The sample for this study included students in grades 4-12 (younger students were excluded because of concerns with survey comprehension) as well as school resource officers, administrators (principals and vice principals), teachers, and parents. All SROs in both school districts were invited to participate in the survey. For other stakeholders, all schools in the city school district participated in the survey. Schools were selected in the county school district based on a sampling design meant to be representative of the range of different school settings in the district without having to include all schools in the sample. The sampling was based on four high schools each within a different urbanicity type (one rural, one town, one suburban, and one city) and included the feeder elementary and middle schools for these high schools. Overall, stakeholders in 25 schools were included in the study.

Administrators, teachers, parents, and students within these selected schools were invited to participate. All principals and at least one vice principal per school were sampled. All teachers were also sampled. SROs, administrators, and teachers all completed the survey digitally. Sampling of students and parents within schools varied depending on the school. Many schools, especially in the lower grades, gave the survey to all students in the grade while the high schools and most middle schools tended to survey only about three classrooms per grade. The research team requested a minimum of three classrooms per grade be selected, and principals were encouraged to randomly select classrooms by sorting teachers names alphabetically and selecting the teachers whose names appeared first. In many schools, all parents with active email addresses on file for the school were invited, while in others, the school administration invited only parents of students in sampled classrooms.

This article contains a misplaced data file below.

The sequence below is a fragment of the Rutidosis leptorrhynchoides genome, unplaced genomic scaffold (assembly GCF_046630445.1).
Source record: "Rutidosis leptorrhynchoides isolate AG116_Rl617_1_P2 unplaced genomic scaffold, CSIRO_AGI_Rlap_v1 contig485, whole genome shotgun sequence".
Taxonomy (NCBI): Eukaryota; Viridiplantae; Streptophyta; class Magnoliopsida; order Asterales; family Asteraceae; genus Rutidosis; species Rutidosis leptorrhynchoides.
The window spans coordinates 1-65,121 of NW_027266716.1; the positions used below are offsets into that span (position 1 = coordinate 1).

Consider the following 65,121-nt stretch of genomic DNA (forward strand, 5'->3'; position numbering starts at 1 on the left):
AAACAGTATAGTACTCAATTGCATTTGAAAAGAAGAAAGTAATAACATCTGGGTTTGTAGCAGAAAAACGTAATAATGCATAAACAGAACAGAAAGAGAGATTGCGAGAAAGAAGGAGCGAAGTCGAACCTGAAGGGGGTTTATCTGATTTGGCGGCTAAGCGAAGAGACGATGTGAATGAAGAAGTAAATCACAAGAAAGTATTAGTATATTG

Cross-sectional

School resource officers, school administrators, teachers, students, and parents in two suburban school districts in the southern United States.

Individual

Scales on feelings of safety, school climate, and the school disciplinary system were on the survey for all participants, though wording differed slightly based on the respondent group. Demographic variables are limited to gender and race.

Items related to SROs ask about tasks and activities that the SRO currently does and ought to do, such as carry a sidearm, make students feel safe, treat students equally, dispel misunderstandings about the criminal justice system, meet with students, teach about law-related topics, and have an open-door policy.

Items on school discipline ask if types of punitive measures were allowed and/or used within the past year (e.g. suspension, detention, loss of privileges, assigned to a program to reduce disciplinary problems), and frequency of problems (e.g. theft, vandalism, bullying, abuse, classroom disorder). Items on school climate ask about fairness and enforcement of rules, respect, and caring from teachers/staff.

Not available.

Many of these scales were adapted from prior surveys administered as part of the School Crime Supplement to the National Crime Victimization Survey and from a prior study on SRO-student relationships (Rippetoe, 2010).

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2020-04-29

2020-04-29 ICPSR data undergo a confidentiality review and are altered when necessary to limit the risk of disclosure. ICPSR also routinely creates ready-to-go data files along with setups in the major statistical software formats as well as standard codebooks to accompany the data. In addition to these procedures, ICPSR performed the following processing steps for this data collection:

  • Checked for undocumented or out-of-range codes.
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Notes

  • The public-use data files in this collection are available for access by the general public. Access does not require affiliation with an ICPSR member institution.

  • One or more files in this data collection have special restrictions. Restricted data files are not available for direct download from the website; click on the Restricted Data button to learn more.